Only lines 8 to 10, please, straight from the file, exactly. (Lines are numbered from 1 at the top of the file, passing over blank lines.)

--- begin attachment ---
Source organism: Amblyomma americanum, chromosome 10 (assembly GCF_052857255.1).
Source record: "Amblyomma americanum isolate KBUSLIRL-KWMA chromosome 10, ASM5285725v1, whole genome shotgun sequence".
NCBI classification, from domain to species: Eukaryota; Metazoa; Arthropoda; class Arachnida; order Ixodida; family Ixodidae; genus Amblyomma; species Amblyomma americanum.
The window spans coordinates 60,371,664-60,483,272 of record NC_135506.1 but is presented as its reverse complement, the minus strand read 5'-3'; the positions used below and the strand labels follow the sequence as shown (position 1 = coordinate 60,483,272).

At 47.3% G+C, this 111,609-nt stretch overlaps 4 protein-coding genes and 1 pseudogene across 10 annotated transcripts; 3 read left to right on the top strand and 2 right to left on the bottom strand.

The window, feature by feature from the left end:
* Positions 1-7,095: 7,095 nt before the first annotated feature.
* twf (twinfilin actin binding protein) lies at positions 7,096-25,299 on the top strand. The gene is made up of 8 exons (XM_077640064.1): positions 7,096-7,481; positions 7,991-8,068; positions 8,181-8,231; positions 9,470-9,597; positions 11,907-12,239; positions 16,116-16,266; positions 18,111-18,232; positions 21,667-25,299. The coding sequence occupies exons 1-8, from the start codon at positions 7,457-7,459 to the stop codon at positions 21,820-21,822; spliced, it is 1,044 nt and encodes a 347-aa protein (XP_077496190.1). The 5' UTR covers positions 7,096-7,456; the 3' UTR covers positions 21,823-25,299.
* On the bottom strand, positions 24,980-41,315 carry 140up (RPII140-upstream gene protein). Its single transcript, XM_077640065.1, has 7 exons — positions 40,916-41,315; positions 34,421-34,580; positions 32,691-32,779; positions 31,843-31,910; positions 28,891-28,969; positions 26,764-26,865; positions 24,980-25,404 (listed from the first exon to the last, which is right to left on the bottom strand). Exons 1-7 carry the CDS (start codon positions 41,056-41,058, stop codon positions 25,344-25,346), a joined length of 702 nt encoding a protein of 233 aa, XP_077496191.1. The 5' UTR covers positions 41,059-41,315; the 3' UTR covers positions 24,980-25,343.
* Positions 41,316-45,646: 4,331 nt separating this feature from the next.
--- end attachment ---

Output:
* twf (twinfilin actin binding protein) lies at positions 7,096-25,299 on the top strand. The gene is made up of 8 exons (XM_077640064.1): positions 7,096-7,481; positions 7,991-8,068; positions 8,181-8,231; positions 9,470-9,597; positions 11,907-12,239; positions 16,116-16,266; positions 18,111-18,232; positions 21,667-25,299. The coding sequence occupies exons 1-8, from the start codon at positions 7,457-7,459 to the stop codon at positions 21,820-21,822; spliced, it is 1,044 nt and encodes a 347-aa protein (XP_077496190.1). The 5' UTR covers positions 7,096-7,456; the 3' UTR covers positions 21,823-25,299.
* On the bottom strand, positions 24,980-41,315 carry 140up (RPII140-upstream gene protein). Its single transcript, XM_077640065.1, has 7 exons — positions 40,916-41,315; positions 34,421-34,580; positions 32,691-32,779; positions 31,843-31,910; positions 28,891-28,969; positions 26,764-26,865; positions 24,980-25,404 (listed from the first exon to the last, which is right to left on the bottom strand). Exons 1-7 carry the CDS (start codon positions 41,056-41,058, stop codon positions 25,344-25,346), a joined length of 702 nt encoding a protein of 233 aa, XP_077496191.1. The 5' UTR covers positions 41,059-41,315; the 3' UTR covers positions 24,980-25,343.
* Positions 41,316-45,646: 4,331 nt separating this feature from the next.